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3 INTRODUCTION oneself, another person, or against a group or community that either results in or has a high likelihood of resulting in injury, death, psychological harm, maldevelopment, or deprivation” (WHO, 2002). WHO further categorizes violence into seven types: child and elder abuse, sexual and intimate part- ner violence, youth and collective violence, and self-directed violence. This workshop examined all seven types of violence, as well as the underlying common risk factors and common outcomes. The workshop explored both social and economic costs—the latter more easily quantifiable than the former—at four ecological levels: indi- vidual, family, community, and societal. While costs, benefits, outcomes, and measurement indicators can be defined differently, all workshop par- ticipants provided the context of their presentations and attempted to relate their content to a common framework. Speakers endeavored to enumerate costs and benefits where possible and to describe other potential costs where no suitable accounting methodology exists. Costs included not just the im- mediate and direct, but also the longer-term, widespread, and indirect. The next four chapters examine the four major themes that arose from participants’ presentations and discussions: approaches to measurement and costing methodology (Chapter 2), challenges in calculating cost (Chap- ter 3), the creation of a bigger picture of the costs of violence (Chapter 4), and the promise of investing in violence prevention (Chapter 5). The three chapters in Part II include the submitted papers, organized as direct and indirect costs (Chapter 6), context and place (Chapter 7), and investing in prevention (Chapter 8). Finally, the appendixes consist of the agenda (A), the speakers’ biogra- phies (B), the planning committee members’ biographies (C), and the Forum on Global Violence Prevention members’ biographies (D). ACKNOWLEDGMENTS The Forum on Global Violence Prevention was established to address a need to develop multisectoral collaboration among stakeholders. Violence prevention is a cross-disciplinary field that could benefit from increased dialogue among researchers, policy makers, funders, and practitioners. As awareness of the insidious and pervasive nature of violence grows, so too does the imperative to mitigate and prevent it. A number of individuals contributed to the successful development of this workshop and report. These include IOM staff: Rosemary Chalk, Angela Christian, Patrick Kelley, Elena Nightingale, Julie Wiltshire, and Jordan Wyndelts. The Forum staff, including Deepali Patel, Megan Perez, Rachel Pittluck, and Rachel Taylor, also put forth considerable effort to ensure this workshop’s success. The staff at the Kaiser Family Foundation’s Barbara Jordan Conference Center provided excellent support for the event.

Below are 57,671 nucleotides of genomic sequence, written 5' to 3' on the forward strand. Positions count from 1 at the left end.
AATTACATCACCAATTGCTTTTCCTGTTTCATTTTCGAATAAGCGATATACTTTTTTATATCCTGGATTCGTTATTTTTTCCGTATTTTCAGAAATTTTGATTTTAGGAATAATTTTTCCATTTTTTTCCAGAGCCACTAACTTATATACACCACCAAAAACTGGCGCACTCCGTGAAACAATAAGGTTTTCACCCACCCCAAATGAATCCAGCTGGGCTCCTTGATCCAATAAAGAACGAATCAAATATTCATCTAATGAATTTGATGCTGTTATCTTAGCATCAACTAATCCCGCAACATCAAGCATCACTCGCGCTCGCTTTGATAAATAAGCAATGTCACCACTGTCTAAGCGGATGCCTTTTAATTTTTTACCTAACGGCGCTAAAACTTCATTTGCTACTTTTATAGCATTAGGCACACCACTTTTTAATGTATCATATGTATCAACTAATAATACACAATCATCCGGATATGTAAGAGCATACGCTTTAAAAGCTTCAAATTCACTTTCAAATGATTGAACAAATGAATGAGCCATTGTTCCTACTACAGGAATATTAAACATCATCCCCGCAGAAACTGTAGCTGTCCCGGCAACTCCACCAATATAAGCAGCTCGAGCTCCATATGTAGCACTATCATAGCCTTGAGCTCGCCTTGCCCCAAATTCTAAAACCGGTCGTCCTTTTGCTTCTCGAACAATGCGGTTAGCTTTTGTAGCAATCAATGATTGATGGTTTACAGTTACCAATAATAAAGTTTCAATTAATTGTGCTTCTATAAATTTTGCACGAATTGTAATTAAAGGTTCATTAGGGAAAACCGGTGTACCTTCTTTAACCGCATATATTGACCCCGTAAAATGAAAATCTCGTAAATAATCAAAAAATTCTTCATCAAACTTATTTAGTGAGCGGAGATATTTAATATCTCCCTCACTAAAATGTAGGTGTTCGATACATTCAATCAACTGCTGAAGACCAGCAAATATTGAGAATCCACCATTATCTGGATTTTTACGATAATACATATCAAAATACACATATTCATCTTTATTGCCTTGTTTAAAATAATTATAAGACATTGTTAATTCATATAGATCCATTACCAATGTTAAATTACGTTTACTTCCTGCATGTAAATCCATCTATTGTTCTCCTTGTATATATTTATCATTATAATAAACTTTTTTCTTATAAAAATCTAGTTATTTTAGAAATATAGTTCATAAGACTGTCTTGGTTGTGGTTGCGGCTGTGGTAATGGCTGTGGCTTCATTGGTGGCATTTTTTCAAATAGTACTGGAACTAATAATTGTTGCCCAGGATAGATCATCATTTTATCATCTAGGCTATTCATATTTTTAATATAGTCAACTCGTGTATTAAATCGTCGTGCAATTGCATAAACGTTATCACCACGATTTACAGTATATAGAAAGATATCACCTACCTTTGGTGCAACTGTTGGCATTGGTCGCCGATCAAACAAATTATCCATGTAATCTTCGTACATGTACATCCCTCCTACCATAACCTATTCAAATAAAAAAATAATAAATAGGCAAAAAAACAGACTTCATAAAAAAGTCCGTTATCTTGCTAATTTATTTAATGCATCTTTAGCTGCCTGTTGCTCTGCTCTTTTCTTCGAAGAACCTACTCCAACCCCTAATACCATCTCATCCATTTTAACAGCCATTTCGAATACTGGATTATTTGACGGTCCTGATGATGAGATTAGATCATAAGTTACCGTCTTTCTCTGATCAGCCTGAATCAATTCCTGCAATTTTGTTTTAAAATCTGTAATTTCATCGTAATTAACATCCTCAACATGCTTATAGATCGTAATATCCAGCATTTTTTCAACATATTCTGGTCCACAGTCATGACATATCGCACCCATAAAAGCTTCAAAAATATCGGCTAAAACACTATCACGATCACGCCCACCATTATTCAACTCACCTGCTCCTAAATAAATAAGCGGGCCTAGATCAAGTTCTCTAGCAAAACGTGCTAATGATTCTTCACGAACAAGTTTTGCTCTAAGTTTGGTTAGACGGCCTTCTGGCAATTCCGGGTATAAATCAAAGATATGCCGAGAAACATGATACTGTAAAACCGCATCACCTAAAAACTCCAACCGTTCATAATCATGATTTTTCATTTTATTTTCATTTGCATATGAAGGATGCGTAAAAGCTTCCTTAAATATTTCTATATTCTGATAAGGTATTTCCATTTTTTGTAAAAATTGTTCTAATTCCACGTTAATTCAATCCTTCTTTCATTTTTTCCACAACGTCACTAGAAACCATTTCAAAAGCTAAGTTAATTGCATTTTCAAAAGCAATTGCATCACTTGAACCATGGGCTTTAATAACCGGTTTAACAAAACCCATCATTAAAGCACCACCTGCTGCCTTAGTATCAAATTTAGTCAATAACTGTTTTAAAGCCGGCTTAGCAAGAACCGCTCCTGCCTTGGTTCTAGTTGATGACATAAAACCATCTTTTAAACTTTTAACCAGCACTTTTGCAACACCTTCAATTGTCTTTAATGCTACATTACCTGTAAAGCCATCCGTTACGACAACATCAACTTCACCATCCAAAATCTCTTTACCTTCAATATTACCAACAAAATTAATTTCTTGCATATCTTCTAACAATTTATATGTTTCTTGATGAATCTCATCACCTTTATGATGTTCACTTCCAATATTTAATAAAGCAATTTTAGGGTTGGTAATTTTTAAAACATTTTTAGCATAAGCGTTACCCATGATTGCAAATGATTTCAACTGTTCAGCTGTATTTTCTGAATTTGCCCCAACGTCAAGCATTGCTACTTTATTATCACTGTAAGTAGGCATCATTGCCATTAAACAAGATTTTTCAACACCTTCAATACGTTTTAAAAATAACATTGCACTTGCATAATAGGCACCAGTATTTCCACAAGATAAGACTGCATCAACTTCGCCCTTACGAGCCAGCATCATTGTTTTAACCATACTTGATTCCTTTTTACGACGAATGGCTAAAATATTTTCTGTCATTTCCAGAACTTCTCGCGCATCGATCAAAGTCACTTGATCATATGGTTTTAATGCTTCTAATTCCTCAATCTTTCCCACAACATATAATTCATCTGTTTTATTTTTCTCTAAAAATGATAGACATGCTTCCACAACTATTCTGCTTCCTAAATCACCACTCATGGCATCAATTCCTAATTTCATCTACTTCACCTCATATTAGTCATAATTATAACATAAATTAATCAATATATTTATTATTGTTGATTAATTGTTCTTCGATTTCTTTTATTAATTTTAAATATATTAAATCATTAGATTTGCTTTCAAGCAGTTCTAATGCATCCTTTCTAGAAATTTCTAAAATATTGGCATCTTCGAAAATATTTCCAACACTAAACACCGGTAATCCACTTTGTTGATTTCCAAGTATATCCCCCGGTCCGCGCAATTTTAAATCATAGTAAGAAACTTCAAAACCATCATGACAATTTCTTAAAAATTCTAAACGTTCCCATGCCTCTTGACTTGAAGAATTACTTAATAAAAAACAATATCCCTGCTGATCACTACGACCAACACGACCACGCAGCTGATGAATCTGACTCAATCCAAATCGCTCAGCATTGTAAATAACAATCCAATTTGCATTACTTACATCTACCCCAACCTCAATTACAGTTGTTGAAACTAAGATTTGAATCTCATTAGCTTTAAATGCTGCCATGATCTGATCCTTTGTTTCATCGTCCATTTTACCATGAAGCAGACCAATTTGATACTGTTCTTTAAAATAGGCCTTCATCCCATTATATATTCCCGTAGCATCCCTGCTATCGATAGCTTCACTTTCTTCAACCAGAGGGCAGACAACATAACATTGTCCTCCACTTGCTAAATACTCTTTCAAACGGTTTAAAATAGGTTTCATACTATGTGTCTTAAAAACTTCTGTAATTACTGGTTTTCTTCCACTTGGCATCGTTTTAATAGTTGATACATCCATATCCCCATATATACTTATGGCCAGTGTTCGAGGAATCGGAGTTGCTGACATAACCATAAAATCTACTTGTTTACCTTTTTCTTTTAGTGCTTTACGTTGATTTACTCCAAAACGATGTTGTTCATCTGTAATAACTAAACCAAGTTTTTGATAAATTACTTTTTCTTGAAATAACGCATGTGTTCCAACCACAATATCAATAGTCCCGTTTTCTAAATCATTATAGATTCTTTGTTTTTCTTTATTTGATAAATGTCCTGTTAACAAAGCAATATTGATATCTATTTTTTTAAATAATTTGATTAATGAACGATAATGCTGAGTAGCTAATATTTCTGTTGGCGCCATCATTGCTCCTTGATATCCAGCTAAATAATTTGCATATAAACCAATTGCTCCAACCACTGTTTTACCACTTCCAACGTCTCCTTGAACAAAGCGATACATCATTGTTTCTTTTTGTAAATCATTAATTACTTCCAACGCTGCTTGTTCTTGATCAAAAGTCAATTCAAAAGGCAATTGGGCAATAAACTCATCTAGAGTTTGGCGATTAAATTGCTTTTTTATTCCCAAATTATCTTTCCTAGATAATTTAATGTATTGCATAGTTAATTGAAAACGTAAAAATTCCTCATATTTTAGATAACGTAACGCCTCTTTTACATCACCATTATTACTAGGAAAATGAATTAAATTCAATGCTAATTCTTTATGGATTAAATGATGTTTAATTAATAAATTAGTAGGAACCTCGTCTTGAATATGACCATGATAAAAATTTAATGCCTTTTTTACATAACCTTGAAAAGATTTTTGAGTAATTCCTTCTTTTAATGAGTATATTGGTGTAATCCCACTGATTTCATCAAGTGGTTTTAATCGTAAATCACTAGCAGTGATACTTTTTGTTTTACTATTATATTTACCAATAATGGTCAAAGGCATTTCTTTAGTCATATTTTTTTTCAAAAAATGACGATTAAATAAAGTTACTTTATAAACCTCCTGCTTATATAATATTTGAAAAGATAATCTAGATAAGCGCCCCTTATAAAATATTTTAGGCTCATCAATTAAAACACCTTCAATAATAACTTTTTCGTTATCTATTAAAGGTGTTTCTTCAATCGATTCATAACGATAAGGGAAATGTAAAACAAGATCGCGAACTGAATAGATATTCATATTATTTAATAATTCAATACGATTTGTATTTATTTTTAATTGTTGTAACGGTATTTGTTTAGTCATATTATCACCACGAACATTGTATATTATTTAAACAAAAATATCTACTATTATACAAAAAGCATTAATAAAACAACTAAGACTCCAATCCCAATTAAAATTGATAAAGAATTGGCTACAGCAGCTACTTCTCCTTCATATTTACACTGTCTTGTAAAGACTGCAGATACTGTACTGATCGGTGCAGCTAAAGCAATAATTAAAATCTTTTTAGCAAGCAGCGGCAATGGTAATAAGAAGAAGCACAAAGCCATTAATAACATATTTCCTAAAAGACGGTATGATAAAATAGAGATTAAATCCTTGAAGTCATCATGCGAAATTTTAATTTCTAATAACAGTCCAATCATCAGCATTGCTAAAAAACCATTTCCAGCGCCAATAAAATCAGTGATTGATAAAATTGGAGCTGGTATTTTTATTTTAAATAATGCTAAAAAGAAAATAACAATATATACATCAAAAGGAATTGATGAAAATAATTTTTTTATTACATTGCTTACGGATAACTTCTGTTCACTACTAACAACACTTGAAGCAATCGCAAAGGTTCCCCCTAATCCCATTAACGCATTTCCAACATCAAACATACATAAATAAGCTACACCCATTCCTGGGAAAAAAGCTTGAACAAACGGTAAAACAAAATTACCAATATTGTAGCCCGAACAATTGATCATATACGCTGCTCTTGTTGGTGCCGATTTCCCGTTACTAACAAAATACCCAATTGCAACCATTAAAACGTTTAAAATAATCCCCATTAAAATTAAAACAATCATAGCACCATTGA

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4 SOCIAL AND ECONOMIC COSTS OF VIOLENCE The planning committee contributed several hours of service to de- velop and execute the agenda, with the guidance of Forum membership. Reviewers also provided thoughtful remarks in reading the draft manu- script. These efforts would not be possible without the work of the Forum membership itself, an esteemed body of individuals dedicated to the concept that violence is preventable. Their names and biographies can be found in Appendix D. The overall successful functioning of the Forum and its activities rests on the foundation of its sponsorship. Financial support for the Forum on Global Violence Prevention is provided by the Department of Health and Human Services: Administration on Aging, Administration on Children, Youth, and Families, Office on Women’s Health; Anheuser-Busch InBev; Avon Foundation for Women; BD (Becton, Dickinson and Company); Catholic Health Initiatives; Centers for Disease Control and Prevention; Eli Lilly and Company; Department of Education: Office of Safe and Drug-Free Schools; Department of Justice: National Institute of Justice; Fetzer Insti- tute; F. Felix Foundation; Foundation to Promote Open Society; The Joyce Foundation; Kaiser Permanente; National Institutes of Health: National Institute on Alcoholism and Alcohol Abuse, National Institute on Drug Abuse, Office of Research on Women’s Health, John E. Fogarty Interna- tional Center; Robert Wood Johnson Foundation; and the Substance Abuse and Mental Health Services Administration. REFERENCES Repetti, R. L., S. E. Taylor, and T. E. Seeman. 2002. Risky families: Family social environ- ments and the mental and physical health of offspring. Psychological Bulletin 128(2): 330-366. WHO (World Health Organization). 2002. World report on violence and health. Geneva.